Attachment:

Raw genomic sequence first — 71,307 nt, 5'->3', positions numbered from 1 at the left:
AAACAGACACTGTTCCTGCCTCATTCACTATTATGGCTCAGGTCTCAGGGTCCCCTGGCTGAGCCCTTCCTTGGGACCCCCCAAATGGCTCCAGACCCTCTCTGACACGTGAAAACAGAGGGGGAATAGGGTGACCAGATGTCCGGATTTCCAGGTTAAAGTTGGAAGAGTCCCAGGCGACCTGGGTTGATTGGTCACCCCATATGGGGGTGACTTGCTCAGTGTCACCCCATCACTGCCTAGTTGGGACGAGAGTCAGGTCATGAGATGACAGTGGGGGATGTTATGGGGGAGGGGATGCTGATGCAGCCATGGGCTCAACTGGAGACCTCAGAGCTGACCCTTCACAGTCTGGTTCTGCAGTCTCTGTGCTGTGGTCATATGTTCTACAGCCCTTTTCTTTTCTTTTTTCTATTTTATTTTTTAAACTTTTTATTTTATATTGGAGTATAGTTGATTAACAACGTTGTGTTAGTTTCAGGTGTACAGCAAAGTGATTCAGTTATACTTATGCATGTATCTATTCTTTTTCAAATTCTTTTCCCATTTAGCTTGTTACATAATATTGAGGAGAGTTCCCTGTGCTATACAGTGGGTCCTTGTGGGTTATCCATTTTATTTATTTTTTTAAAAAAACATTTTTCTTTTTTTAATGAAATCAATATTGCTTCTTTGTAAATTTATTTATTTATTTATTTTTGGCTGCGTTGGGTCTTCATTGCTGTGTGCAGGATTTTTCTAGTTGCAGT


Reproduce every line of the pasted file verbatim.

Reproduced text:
Raw genomic sequence first — 71,307 nt, 5'->3', positions numbered from 1 at the left:
AAACAGACACTGTTCCTGCCTCATTCACTATTATGGCTCAGGTCTCAGGGTCCCCTGGCTGAGCCCTTCCTTGGGACCCCCCAAATGGCTCCAGACCCTCTCTGACACGTGAAAACAGAGGGGGAATAGGGTGACCAGATGTCCGGATTTCCAGGTTAAAGTTGGAAGAGTCCCAGGCGACCTGGGTTGATTGGTCACCCCATATGGGGGTGACTTGCTCAGTGTCACCCCATCACTGCCTAGTTGGGACGAGAGTCAGGTCATGAGATGACAGTGGGGGATGTTATGGGGGAGGGGATGCTGATGCAGCCATGGGCTCAACTGGAGACCTCAGAGCTGACCCTTCACAGTCTGGTTCTGCAGTCTCTGTGCTGTGGTCATATGTTCTACAGCCCTTTTCTTTTCTTTTTTCTATTTTATTTTTTAAACTTTTTATTTTATATTGGAGTATAGTTGATTAACAACGTTGTGTTAGTTTCAGGTGTACAGCAAAGTGATTCAGTTATACTTATGCATGTATCTATTCTTTTTCAAATTCTTTTCCCATTTAGCTTGTTACATAATATTGAGGAGAGTTCCCTGTGCTATACAGTGGGTCCTTGTGGGTTATCCATTTTATTTATTTTTTTAAAAAAACATTTTTCTTTTTTTAATGAAATCAATATTGCTTCTTTGTAAATTTATTTATTTATTTATTTTTGGCTGCGTTGGGTCTTCATTGCTGTGTGCAGGATTTTTCTAGTTGCAGT